Promoting understanding between those who “get it” and those who don’t
When a workplace tragedy occurs a whole cast of characters appear. In our context the first will be the harmed loved one; then immediate family members; next, members of the extended family; followed by coworkers, medical services, investigators of various kinds, friends, neighbours and acquaintances.
Our experience of the tragedy event finds us thrust into chaos which now becomes our normal, our new reality – the loved one is no longer with us; the diagnosis has changed our life expectancy and expectations; the effects of the injury require us to do and be differently. It is not the normal of the past. It is the upset of today with all its challenges, frustrations and heart break.
Emotionally we experience being plunged into confusion, gloom and fear. The emotional response dominates our decision making or lack of it. Our emotional pain is so great that we can only cope by not coping. The previous routines of daily life are disrupted. Food and comfort come from the hands and hearts of family and friends.
Among our metaphoric cast of characters there is a group of participants in the tragedy situation that may be thought of as bystanders. These will include friends, acquaintances, co-workers (ours and those at the tragedy worksite) and more distant relatives. They know of and may even have been present at the time of the event or its immediate aftermath. These indirect participants are able to carry on with their lives little affected by the tragedy event. They continue living based on how things were before the tragedy and they are expecting we will be getting back to that.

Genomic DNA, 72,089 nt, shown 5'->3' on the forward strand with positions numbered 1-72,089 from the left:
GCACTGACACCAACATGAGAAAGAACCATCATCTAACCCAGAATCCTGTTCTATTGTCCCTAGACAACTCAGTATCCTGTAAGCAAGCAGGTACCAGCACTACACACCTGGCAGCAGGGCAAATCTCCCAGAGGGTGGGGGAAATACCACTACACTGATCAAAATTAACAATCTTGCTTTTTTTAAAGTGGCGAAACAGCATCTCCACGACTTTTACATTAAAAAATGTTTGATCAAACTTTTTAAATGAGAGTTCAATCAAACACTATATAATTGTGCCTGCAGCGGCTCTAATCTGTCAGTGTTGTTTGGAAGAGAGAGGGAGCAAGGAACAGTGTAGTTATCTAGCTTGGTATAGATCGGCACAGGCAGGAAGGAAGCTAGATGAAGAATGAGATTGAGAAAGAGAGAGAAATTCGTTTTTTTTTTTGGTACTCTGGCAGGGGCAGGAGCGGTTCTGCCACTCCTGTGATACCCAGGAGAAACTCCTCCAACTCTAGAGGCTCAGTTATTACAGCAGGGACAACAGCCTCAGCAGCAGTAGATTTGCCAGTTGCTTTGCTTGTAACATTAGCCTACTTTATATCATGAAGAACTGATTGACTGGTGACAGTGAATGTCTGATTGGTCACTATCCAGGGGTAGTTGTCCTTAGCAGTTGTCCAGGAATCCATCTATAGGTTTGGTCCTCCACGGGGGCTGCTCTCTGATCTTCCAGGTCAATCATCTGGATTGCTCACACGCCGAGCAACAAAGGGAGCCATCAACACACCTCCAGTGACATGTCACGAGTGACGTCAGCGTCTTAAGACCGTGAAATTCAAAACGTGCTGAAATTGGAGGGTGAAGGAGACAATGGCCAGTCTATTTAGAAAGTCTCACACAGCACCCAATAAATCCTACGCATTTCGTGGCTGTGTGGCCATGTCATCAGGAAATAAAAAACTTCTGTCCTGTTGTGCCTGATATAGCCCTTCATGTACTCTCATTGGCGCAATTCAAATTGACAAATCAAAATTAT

In contrast we have a very different post-tragedy view of life and living. Our situation is changed forever and is following a path they will have difficulty understanding or relating to.
A bystander’s lack of direct involvement lets them say things over the next weeks and months that we find irritating, frustrating and angering. Phrases like, “aren’t you back to normal yet,” or “you need to get over it,” or “isn’t there a cure for that” or “why is the rehab taking so long?” and other similar discouraging comments. Their lack of experience with tragic events lets them say unhelpful words.
Bystanders do not know that empty space we feel in our hearts. While our normal always includes the missing loved one, the diagnosis, the effects of the injury, theirs does not. To them our loss is more like someone moving away or leaving the club or work place. Noticed, but then they carry on with their day to day activities.
Tom Wilson will conclude this two-part blog next week. Don’t miss it!